Does An Employer Have A Duty To Accommodate An Employee Based On The Disability Of His Family Members?

There is no question that under federal and California employment laws, employers are prohibited from discriminating against employees with disabilities.  In fact, employers have an affirmative obligation to take reasonable steps to accommodate the needs of an employee with a disability so that the disabled employee can do his job.

The law has been less clear when it comes to an employer’s obligations arising out of the disability of someone who is associated with an employee.  On the one hand, it is generally accepted that an employer may not discriminate against an employee because he is associated with someone who has a disability.  For example, an employer cannot discriminate against an employee because he has a spouse or family member whose disability may somehow impact the employer, such as being on a health care plan or requiring use of FMLA or CFRA leave.  But, does an employer also need to accommodate the needs of an employee based on the disabilities of someone else.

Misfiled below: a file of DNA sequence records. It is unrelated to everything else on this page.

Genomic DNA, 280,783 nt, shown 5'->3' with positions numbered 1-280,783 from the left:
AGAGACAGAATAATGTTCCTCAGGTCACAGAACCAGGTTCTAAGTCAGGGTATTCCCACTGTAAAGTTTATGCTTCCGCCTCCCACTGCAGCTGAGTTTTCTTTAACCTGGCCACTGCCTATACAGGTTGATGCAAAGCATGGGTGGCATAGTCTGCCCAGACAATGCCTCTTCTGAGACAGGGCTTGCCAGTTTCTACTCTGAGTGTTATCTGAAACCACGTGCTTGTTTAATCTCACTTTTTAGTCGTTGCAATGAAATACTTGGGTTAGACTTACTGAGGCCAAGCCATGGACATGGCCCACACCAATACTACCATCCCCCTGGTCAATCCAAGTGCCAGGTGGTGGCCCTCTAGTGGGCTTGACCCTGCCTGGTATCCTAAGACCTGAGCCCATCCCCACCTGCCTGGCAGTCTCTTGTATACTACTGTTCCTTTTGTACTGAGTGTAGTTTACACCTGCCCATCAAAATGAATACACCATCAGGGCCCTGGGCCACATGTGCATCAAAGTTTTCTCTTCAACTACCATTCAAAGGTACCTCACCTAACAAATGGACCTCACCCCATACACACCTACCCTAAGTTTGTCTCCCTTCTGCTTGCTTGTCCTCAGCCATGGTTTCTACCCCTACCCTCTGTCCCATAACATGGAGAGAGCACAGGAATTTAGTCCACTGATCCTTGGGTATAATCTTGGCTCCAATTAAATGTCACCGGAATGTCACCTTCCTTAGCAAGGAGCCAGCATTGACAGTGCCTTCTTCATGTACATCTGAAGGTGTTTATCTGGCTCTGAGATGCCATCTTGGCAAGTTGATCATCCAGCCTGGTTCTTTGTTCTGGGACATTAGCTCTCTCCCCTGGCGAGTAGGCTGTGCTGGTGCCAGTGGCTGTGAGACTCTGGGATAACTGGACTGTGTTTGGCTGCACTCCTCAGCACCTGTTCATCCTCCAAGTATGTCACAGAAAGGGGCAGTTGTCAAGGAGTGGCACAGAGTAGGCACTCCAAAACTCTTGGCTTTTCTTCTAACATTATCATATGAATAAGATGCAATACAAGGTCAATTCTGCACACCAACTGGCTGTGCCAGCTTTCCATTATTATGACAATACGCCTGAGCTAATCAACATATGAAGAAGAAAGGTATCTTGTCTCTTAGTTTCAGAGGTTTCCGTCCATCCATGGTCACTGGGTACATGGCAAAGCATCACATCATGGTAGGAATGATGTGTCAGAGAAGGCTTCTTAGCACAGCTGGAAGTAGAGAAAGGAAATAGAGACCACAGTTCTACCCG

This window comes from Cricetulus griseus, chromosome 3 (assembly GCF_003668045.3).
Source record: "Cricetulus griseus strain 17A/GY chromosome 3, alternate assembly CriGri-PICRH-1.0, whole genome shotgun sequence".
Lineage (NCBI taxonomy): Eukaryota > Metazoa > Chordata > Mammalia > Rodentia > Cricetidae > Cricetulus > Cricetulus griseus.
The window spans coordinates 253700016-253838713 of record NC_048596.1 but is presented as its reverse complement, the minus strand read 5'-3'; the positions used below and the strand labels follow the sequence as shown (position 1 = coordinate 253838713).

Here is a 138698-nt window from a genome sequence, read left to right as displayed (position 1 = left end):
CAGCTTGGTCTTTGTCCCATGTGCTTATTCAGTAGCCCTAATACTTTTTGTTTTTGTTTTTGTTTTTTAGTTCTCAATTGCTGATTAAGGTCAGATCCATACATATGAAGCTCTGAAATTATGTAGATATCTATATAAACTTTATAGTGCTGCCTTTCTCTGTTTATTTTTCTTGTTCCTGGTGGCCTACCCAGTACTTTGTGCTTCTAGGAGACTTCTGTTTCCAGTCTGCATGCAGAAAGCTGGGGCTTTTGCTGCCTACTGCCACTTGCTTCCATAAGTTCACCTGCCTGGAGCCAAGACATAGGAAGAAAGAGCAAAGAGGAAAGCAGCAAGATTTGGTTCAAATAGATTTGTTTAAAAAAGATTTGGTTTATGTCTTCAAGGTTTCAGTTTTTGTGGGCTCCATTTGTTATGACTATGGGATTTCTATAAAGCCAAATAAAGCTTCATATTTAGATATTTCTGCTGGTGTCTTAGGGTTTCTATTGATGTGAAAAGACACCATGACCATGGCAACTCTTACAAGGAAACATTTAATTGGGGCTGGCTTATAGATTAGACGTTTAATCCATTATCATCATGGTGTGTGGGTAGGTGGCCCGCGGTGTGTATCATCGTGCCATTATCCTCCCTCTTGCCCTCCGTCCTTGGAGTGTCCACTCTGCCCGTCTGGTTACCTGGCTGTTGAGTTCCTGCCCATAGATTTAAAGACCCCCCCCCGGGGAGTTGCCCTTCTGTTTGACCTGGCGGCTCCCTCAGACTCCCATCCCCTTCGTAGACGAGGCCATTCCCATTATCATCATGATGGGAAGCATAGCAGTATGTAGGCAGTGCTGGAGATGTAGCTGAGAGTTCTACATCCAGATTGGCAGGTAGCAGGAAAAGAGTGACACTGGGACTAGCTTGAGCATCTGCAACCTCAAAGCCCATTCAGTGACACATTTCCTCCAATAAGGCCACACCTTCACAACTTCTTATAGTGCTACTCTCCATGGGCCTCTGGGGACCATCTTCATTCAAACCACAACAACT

In April of 2016, the California Court of Appeal issued the first ruling on this issue and opened the door for employees to argue that they have a right to an accommodation based on the disabilities of their loved ones.  In that opinion, the court reasoned that taking care of a person with disabilities is itself a disability since this person has a time-consuming obligation to take care of the disabled person, whether it be as the primary caretaker or as someone with time-specific responsibilities for the disabled person, such as administering medication at given times. Therefore, an employee may be entitled to accommodations based solely on the fact that they are associated with someone with disabilities. This new rule can be applied in conjunction with the employer’s obligation to grant medical leave under the California Family Rights Act, which allows employees time off to care for a family member.

While the implications of this ruling are not yet clear, the ruling certainly opens the door for employees who need to take of their loved one to request an accommodation from their employers.

 

 

If you believe your employer has discriminated against you for your association with a disabled person, or you believe your employer has failed to accommodate you as a person directly responsible for the caretaking of a disabled person, you should consult an employment attorney to learn your rights.